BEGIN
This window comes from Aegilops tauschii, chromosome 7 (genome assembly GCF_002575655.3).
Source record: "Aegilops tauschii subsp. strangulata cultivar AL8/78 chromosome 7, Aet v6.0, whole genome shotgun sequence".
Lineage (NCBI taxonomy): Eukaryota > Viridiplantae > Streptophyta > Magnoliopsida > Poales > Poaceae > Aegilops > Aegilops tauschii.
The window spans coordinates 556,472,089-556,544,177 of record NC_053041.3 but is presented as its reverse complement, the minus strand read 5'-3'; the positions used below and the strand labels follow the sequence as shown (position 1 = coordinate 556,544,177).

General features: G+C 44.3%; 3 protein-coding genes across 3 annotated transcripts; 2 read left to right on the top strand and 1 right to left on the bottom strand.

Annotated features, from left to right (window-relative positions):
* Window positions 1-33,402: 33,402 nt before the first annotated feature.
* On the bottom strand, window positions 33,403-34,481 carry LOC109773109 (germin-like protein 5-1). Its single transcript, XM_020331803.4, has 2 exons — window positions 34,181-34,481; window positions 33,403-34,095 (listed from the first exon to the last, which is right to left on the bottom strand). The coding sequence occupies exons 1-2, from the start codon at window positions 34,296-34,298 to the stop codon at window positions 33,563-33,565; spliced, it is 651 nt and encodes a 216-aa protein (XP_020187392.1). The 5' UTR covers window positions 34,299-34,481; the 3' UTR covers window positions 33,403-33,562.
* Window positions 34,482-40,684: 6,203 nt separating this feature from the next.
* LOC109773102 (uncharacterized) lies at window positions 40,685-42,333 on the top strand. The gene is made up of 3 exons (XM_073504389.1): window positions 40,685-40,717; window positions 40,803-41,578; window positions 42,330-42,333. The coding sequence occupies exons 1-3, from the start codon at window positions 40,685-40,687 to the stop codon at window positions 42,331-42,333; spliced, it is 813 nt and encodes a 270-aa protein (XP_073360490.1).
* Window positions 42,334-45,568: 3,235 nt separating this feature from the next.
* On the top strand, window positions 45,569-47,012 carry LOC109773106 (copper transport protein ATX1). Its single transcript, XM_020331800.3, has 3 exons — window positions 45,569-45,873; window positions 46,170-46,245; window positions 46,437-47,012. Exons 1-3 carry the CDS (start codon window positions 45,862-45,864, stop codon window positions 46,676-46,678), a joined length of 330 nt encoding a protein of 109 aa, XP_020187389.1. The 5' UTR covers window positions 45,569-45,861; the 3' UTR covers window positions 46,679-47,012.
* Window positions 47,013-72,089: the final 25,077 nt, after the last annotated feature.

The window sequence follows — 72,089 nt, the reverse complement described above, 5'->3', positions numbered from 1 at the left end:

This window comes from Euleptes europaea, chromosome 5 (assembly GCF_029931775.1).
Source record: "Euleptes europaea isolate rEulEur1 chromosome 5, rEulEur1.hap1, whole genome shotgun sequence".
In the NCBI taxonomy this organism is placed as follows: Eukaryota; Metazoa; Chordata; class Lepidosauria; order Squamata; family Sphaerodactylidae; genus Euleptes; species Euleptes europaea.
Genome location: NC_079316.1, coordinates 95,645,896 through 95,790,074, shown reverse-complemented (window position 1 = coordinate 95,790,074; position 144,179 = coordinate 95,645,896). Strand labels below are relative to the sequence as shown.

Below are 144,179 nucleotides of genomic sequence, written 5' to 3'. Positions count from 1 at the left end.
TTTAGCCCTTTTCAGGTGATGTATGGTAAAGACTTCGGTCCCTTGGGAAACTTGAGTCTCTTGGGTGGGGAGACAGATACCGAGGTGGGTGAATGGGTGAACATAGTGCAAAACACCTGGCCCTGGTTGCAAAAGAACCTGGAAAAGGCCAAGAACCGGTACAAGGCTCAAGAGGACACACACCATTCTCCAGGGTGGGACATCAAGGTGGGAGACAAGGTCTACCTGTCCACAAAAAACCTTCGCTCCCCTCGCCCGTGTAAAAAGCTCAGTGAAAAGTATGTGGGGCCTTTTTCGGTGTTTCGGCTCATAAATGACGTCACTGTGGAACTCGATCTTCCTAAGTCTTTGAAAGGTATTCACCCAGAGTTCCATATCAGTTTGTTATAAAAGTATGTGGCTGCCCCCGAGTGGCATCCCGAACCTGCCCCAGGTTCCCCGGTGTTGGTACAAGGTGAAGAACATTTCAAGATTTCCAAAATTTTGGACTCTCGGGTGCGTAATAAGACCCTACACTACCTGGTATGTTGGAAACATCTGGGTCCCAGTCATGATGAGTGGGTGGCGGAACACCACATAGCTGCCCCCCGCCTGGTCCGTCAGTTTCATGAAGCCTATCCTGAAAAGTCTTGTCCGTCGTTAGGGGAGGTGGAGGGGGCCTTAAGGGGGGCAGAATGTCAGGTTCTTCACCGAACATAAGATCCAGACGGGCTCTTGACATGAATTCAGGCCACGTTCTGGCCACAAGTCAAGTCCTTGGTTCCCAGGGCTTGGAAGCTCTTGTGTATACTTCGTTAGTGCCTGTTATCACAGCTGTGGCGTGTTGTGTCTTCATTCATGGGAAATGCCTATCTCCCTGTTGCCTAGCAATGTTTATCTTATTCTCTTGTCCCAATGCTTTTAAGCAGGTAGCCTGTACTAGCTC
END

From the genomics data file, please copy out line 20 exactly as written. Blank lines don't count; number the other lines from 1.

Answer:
TTTAGCCCTTTTCAGGTGATGTATGGTAAAGACTTCGGTCCCTTGGGAAACTTGAGTCTCTTGGGTGGGGAGACAGATACCGAGGTGGGTGAATGGGTGAACATAGTGCAAAACACCTGGCCCTGGTTGCAAAAGAACCTGGAAAAGGCCAAGAACCGGTACAAGGCTCAAGAGGACACACACCATTCTCCAGGGTGGGACATCAAGGTGGGAGACAAGGTCTACCTGTCCACAAAAAACCTTCGCTCCCCTCGCCCGTGTAAAAAGCTCAGTGAAAAGTATGTGGGGCCTTTTTCGGTGTTTCGGCTCATAAATGACGTCACTGTGGAACTCGATCTTCCTAAGTCTTTGAAAGGTATTCACCCAGAGTTCCATATCAGTTTGTTATAAAAGTATGTGGCTGCCCCCGAGTGGCATCCCGAACCTGCCCCAGGTTCCCCGGTGTTGGTACAAGGTGAAGAACATTTCAAGATTTCCAAAATTTTGGACTCTCGGGTGCGTAATAAGACCCTACACTACCTGGTATGTTGGAAACATCTGGGTCCCAGTCATGATGAGTGGGTGGCGGAACACCACATAGCTGCCCCCCGCCTGGTCCGTCAGTTTCATGAAGCCTATCCTGAAAAGTCTTGTCCGTCGTTAGGGGAGGTGGAGGGGGCCTTAAGGGGGGCAGAATGTCAGGTTCTTCACCGAACATAAGATCCAGACGGGCTCTTGACATGAATTCAGGCCACGTTCTGGCCACAAGTCAAGTCCTTGGTTCCCAGGGCTTGGAAGCTCTTGTGTATACTTCGTTAGTGCCTGTTATCACAGCTGTGGCGTGTTGTGTCTTCATTCATGGGAAATGCCTATCTCCCTGTTGCCTAGCAATGTTTATCTTATTCTCTTGTCCCAATGCTTTTAAGCAGGTAGCCTGTACTAGCTC